Titles and films28th January 2020
Sun Tel column below, about Meghan and Harry’s titles having just said in my previous post that I was bored of hearing about them. But that’s journalists for you. So fickle. One of the items this week was about David Copperfield which I saw on Friday and, actually, was a *tiny* bit disappointed. Funny but too pantomimey, in my ‘umble opinion (little Uriah joke for the literary ones among you there). On the other hand, I saw Bombshell last night and lovvvvvvvvved it, worth seeing for Charlize Theron and Margot Robbie alone.
That is all my news since I have six more days of editing The Wish List to go before sending it back to my editor. My flat looks like the home of a conspiracy theorist – mad post-its and scribbled pages ripped from various notebooks with indecipherable messages to myself on them. One of these post-its just says ‘JAFFA CAKES!’, which I know was a reference I wanted to put into the book, but I can’t remember where. Dickens was presumably more efficient.
Picture the scene: it is 2050, King William and Queen Katherine are on the throne; George, the Prince of Wales, has just married one of Boris Johnson’s children, and the debate over what to call Harry and Meghan continues. Oh, the fussing over this title. I reckon there was less commotion when Catherine of Aragon was cloistered away as the Dowager Princess of Wales to make room for Anne Boleyn. The Royal household is currently ‘reviewing’ the situation since, although they’ve lopped off the HRH bit, the style ‘Meghan, Duchess of Sussex’ suggests that she’s divorced. There was also a debate as to whether the pair should be ‘downgraded’ to Uncle Edward’s level and become the Earl and Countess of Dumbarton, but reportedly this was decided against on the basis it would be ‘petty’. Stay tuned for more updates when we have them.
Why don’t they just give up the whole thing? It feels Marie Antoinettish to make a big song and dance of ‘stepping back’ to live a more humble life in a £11m house in Canada but retain a dukedom of England. As one who’s shrugged off a title myself, I believe dropping it altogether would make their life much easier. Alright, the Sussexes’ title is better than mine, higher up the pecking order since a duke beats a poxy old honourable. But I’ve never used mine and I don’t think it’s handicapped me a great deal.
Take passport control, for instance. My sister made the grave mistake of including ‘The Hon’ as her title on her passport, which has caused airport embarrassment several times when officials demand to know why her ticket is in the name of Rose, but her passport says her name is ‘Thehon.’ Thehon! It sounds like a newly-discovered chemical element. A very grand woman I once interviewed for Tatler had a similar sob story about booking airline tickets. If she included her title, her name was so long that it didn’t fit into the little box online so she’d have to ring up each airline to book a ticket instead. She told me this with genuine sorrow. You see the travails that poor titled people have to bear?
I inherited mine when I was still at school. Unasked and with breath-taking efficiency, Coutts sent a new debit card with ‘The Hon’ stamped on it just a few days after my grandfather died and my father inherited the barony. As a teenager, I was disgracefully thrilled by this and left the envelope loitering on the wooden trunk where post was laid out in order that everyone in my boarding house saw it. Astonishing that I had any friends at all.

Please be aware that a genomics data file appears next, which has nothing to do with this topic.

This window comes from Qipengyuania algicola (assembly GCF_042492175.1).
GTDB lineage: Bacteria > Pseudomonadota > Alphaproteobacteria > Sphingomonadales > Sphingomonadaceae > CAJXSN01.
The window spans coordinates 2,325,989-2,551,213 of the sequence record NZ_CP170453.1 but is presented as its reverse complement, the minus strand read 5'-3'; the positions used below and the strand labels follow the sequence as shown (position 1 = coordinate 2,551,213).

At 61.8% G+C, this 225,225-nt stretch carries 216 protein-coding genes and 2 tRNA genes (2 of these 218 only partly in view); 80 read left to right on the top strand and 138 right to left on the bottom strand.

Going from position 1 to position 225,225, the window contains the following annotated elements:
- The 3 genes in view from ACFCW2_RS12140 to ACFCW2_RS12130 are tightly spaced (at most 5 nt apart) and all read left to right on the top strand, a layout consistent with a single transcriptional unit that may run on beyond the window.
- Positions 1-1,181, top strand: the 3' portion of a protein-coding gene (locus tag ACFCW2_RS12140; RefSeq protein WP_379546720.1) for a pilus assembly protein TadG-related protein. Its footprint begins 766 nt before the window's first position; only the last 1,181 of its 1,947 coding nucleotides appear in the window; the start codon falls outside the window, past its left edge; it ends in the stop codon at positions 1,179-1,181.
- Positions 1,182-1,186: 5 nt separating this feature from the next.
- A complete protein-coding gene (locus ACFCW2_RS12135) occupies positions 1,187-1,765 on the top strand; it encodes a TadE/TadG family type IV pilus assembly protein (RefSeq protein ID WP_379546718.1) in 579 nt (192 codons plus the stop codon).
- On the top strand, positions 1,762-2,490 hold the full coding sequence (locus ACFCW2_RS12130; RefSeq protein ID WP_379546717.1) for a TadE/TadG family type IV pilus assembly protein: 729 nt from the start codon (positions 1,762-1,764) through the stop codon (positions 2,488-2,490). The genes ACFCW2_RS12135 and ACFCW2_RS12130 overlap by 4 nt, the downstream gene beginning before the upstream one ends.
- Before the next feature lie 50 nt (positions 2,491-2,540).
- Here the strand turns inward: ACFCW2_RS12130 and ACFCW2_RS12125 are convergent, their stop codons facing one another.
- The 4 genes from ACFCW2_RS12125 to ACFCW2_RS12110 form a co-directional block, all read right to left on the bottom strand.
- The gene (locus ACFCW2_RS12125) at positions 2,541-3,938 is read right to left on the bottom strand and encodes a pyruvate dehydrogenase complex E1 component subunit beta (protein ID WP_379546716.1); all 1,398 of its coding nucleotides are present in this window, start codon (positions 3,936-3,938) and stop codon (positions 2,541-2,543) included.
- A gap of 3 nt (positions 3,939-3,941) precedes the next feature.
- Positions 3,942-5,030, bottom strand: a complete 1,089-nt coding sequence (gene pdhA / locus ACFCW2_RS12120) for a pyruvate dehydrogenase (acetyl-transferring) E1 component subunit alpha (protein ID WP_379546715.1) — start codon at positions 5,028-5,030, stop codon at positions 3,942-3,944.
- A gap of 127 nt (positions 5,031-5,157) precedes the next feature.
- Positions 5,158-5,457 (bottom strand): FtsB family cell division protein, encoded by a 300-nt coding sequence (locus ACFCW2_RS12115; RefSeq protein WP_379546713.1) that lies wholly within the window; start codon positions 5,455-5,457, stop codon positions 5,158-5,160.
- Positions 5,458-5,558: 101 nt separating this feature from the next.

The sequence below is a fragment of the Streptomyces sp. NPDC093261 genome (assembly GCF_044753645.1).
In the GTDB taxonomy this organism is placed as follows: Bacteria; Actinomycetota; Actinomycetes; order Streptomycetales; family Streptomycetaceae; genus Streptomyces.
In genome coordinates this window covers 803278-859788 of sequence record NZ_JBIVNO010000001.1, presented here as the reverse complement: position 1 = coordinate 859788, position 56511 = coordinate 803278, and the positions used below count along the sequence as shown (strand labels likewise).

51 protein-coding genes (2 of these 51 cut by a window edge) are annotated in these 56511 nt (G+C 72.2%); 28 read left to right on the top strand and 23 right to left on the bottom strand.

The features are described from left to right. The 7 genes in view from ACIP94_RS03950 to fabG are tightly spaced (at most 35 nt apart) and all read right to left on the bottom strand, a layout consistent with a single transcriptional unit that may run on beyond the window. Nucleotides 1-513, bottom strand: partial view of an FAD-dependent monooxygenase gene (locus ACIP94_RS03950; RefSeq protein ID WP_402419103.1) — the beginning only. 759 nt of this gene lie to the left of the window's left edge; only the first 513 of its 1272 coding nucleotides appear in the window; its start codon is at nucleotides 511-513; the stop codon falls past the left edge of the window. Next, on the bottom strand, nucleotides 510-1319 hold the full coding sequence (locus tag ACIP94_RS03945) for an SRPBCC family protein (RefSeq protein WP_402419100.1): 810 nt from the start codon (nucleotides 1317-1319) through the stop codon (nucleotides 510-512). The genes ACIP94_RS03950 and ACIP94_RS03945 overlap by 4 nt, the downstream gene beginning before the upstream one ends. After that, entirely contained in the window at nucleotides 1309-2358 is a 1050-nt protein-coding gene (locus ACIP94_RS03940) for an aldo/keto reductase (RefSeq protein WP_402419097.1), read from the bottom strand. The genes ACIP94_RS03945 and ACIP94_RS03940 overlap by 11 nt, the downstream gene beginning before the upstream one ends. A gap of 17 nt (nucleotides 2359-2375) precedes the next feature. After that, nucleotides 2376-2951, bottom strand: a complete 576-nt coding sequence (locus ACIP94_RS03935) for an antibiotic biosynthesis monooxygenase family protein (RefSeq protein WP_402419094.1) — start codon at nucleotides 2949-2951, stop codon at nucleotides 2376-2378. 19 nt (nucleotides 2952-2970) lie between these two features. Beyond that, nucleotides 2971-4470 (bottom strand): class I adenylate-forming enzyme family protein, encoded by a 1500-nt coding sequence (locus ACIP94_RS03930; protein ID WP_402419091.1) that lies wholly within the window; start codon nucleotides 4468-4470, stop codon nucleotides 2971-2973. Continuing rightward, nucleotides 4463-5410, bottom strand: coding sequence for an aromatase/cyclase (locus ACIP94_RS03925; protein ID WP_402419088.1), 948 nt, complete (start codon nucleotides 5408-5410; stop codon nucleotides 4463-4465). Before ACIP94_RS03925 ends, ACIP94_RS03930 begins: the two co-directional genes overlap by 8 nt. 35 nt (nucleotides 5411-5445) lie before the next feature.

A couple of years on, I feel like it might have been while studying the Russian revolution at university, I had it taken off my bank cards and now cringe whenever more socially-minded friends send me cards with it ‘The Hon’ tacked on the front. The honourable? What does that even mean? It certainly seems too generous for one who often wears the same pair of socks two days in a row and forgets to brush her teeth in the morning. I’m not casting aspersions about Harry and Meghan’s personal hygiene. Her teeth look lovely. But in their new life they’re going to have to do all sorts of jobs which staff formerly did for them, and the Ryanair website is quite fiddly enough without having to scroll down for the ‘duchess’ option.
Three cheers for Dev Patel, star of the latest David Copperfield film, who’s admitted he hasn’t read a word of the book. Yes, yes, Dickens is one of our great writers, but does anyone else find him the tiniest bit wordy? David Copperfield is his lengthiest at 358,000 words and there’ll be plenty of people knocking about in the next few weeks pretending they’ve read it. ‘It’s not as good as the book,’ they’ll pontificate to anyone who stands still long enough – friends, colleagues, the poor woman behind them in the newsagents. Top tip for anyone feeling shame about this: I cheated and recently listened to a terrific abridged version because I wanted to know the characters ahead of the film’s release. If even the star hasn’t battled through 1024 pages, you don’t have to either.
I went to my first ever Burns’ night this week having always resisted previous invitations. Something about eating minced sheep lungs while listening to Scottish poetry just didn’t do it for me. But in an effort to be more social, I said yes this year. It was quite as barking as I suspected – assorted guests included Stanley Johnson (who refused his haggis at first, then decided he should eat it after all) and the Knight Rider himself, David Hasselhoff. There were endless sporran gags, extremely loud bagpipes, unintelligible poems, furious discussion of Nicola Sturgeon and a rendition of Auld Lang Syne round the piano. But how clever of Robert Burns to realise that, in the future, it would be practically illegal to drink or eat meat in January and he had to come up with a jolly alternative. Not just a poet but a prophet, too.